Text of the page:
Fantastic Façades: How OMA Pushes the Building Envelope

Discover how the renowned practice rethinks modern façades.

Eric Baldwin Eric Baldwin

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The Office for Metropolitan Architecture (OMA) has transformed how we think about architecture and design. A leading international practice operating across architecture, urbanism and design research, OMA was founded in 1975 by Rem Koolhaas and Elia Zenghelis, along with Madelon Vriesendorp and Zoe Zenghelis, and has since become known for visionary solutions that upend programmatic convention. Always seeking new tools to help facilitate its concepts, OMA is an early adopter of Architizer’s sourcing platform for building-products.

Understanding design as a process, OMA is one of many Dutch practices critically testing the relationship between structure, program and building skins. Carefully articulating the conditions between interior and exterior, circulation and boundary, the firm draws out the relationships between interior spaces and the building façade. Exploring OMA’s investigation into envelope and enclosure, the following projects show how the firm approaches the design of the contemporary façade in collaboration with some of the world’s best engineers and glazing manufacturers.

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Rijnstraat 8 by OMA, the Hague, Netherlands

Façade by ARUP, BAM A&E

As a renewal of the original former Ministry of Housing, Spatial Planning and the Environment building, Rijnstraat 8 was realized through a collaboration between the previous architect, Jan Hoogstad, and Ellen van Loon of OMA. Rijnstraat 8 brings together two ministries and two governmental organizations in a single building with flexible working spaces. Made to form a new relationship to the city, the design centers around a new glass façade that opens up to the surrounding context.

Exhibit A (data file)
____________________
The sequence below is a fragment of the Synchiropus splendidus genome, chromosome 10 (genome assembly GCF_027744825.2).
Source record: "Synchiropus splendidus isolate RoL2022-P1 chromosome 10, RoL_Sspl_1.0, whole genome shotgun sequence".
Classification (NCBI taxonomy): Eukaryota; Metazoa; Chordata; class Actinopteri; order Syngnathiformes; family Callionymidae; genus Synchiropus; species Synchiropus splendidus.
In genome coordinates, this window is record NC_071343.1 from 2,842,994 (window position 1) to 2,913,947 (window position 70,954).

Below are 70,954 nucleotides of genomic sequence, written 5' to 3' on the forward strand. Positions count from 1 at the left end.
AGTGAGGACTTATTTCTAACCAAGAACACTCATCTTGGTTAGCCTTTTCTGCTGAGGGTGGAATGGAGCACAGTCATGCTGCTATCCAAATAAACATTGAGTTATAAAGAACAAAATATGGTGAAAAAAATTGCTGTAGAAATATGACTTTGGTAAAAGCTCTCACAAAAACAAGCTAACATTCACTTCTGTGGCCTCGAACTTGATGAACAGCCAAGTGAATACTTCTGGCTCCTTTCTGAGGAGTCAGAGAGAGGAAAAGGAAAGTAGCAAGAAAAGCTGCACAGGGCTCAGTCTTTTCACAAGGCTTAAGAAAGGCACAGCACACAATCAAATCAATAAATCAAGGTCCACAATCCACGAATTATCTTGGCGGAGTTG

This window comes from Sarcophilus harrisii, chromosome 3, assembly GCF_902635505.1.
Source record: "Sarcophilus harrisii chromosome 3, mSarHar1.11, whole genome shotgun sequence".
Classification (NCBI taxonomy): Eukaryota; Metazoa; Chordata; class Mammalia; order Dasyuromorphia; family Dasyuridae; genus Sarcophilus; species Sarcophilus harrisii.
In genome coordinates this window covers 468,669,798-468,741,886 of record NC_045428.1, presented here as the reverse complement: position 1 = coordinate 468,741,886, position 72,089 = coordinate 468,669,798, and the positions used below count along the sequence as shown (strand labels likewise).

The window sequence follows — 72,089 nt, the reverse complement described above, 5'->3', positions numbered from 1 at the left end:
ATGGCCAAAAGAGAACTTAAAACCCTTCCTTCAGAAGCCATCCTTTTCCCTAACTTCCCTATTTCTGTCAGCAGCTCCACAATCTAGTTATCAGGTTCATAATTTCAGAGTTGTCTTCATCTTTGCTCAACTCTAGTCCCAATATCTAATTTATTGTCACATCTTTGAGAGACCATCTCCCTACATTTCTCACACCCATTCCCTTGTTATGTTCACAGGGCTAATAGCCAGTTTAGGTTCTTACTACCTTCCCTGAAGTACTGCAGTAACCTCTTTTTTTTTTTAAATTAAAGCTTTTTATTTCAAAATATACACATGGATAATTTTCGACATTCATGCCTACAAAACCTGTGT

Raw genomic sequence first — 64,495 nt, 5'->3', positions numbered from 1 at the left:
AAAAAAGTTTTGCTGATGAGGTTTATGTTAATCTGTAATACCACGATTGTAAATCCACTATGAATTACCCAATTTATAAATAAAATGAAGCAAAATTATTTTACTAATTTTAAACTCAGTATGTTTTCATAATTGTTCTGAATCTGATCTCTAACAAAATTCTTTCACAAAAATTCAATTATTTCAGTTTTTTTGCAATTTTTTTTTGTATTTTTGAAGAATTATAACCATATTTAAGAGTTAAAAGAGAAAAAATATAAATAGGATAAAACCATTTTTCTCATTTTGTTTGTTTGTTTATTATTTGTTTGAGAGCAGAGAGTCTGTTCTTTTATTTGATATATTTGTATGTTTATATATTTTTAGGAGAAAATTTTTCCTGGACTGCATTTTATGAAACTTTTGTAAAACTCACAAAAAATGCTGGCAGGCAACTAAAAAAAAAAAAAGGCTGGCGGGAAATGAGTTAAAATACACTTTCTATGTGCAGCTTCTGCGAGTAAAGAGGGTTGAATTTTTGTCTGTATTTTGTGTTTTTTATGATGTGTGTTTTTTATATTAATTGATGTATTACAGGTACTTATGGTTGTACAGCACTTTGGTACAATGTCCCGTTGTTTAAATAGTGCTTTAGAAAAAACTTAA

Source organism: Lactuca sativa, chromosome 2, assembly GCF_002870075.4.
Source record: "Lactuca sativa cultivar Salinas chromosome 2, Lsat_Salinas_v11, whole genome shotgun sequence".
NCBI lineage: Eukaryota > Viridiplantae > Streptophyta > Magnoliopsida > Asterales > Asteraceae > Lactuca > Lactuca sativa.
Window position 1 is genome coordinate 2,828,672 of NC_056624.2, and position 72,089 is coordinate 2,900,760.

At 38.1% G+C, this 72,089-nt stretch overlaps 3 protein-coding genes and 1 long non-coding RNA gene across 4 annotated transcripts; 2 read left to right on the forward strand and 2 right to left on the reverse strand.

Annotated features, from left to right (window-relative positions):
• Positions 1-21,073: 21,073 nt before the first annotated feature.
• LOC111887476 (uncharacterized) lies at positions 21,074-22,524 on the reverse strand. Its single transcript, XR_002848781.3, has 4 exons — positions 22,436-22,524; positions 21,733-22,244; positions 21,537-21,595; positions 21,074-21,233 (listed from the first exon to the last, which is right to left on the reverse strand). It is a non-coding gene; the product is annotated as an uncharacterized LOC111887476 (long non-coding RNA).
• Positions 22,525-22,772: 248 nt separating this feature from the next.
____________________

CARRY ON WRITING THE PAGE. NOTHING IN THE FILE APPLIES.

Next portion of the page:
Rijnstraat 8 was created with open plan offices and triple glazing to reduce energy consumption and reveal the building’s internal processes. The resulting series of glazed atriums are positioned between the outer and inner façades, forming a thermal shell that shuts out traffic noise and allows occupant operability. In addition, a series of operable glass roofs allows for natural ventilation.

Detail via Architecture Week

Detail by Eva Poulopoulou

Seattle Central Library by OMA and REX, Seattle, WA, United States

Façade by Dewhurst Macfarlane & Partners and LMN

One of OMA’s most well-known buildings, the Seattle Central Library has become a celebrated civic and cultural project. Programming was at the project’s heart from the outset, directly shaping the building’s form while combining diverse functions. Built for the circulation of knowledge across different forms of media, the library was designed to present information equally and legibly. It is composed of five platforms and four flowing planes wrapped in a steel diagrid façade.

The building’s glass and metal skin began with the simple concept of wrapping the entire building in a continuous layer of transparency. Made to unify shifting planes of glass, a diamond module system was used for the mullion framing throughout the envelope. The curtain wall glazing system was built with numerous components, from I-beam latticed steel and aluminum splice plates to threaded rod attachments. The façade panels were fabricated entirely in Germany and then shipped to Seattle for installation.